WVSOM President Jim Nemitz discusses ways lawmakers can make healthcare more accessible during WV Press Association event

By Matthew Young, RealWV

CHARLESTON, W.Va. – The WV Press Association’s annual “Legislative Lookahead,” held Friday at the Culture Center on the State Capitol Complex in Charleston, offered reporters an opportunity to hear from leaders of the Mountain State’s healthcare industry. 

On hand for the panel discussion was West Virginia School of Osteopathic Medicine (WVSOM) President Jim Nemitz, who began by sharing his views regarding ways the state’s legislature can make healthcare more accessible to residents.

“My perspective is in the area of medical education,” Nemitz told reporters in attendance. “Healthcare is complex. […] One of the things is to look at the possibility of incentives for those physicians who do stay in our state to practice – especially new physicians that stay.”

“I had a recent grad of mine say, ‘I can go down to Florida, and I can get paid a lot more money, not have to pay state income tax, and benefit my family more,’” Nemitz continued. “What keeps him (graduate) here is his family is here, he loves this state, and he’s here to serve.”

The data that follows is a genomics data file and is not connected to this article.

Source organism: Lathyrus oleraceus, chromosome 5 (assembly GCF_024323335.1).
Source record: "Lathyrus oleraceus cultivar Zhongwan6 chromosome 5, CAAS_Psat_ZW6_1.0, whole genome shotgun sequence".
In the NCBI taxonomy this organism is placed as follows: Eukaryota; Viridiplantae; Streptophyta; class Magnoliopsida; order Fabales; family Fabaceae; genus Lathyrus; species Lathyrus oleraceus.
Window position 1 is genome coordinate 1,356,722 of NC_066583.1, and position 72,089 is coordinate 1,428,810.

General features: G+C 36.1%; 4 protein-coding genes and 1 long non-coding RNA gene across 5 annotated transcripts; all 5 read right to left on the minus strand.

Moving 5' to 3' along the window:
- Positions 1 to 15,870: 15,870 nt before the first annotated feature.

“We need to hold on to those people,” Nemitz added. “We need to hold on to as many of our physicians and providers as we can. We need to look at what innovative ways we can do that.”

According to Nemitz, incentivizing physicians is only one step the legislature can take. Another vital component is for lawmakers to provide more support for higher education overall, so that learning institutions can “be the economic engines that we are.”

“Each of us are an economic engine for our community,” Nemitz said. “In the case of WVSOM – in addition to Lewisburg – we’re in all the major population areas throughout the state, so we have an economic impact around the state.”

“We want to be able to continue to grow our programs,” Nemitz noted. “In order to grow, state support is important.”

At just over $22,000 per year for in-state, and $53,000 for out-of-state resident students, WVSOM consistently ranks among the most affordable medical colleges in the United States. Despite this, the average graduate still carries well over $200,000 in student loan debt. In addition to other scholarships, a four-year full tuition waiver is currently available to incoming WVSOM students. To qualify, new students must carry a science GPA of 3.7 or higher, as well as MCAT and BBFL scores in the 60th percentile or higher. The admissions office can be reached at 800-356-7836.

To learn more about the West Virginia School of Osteopathic Medicine, visit wvsom.edu


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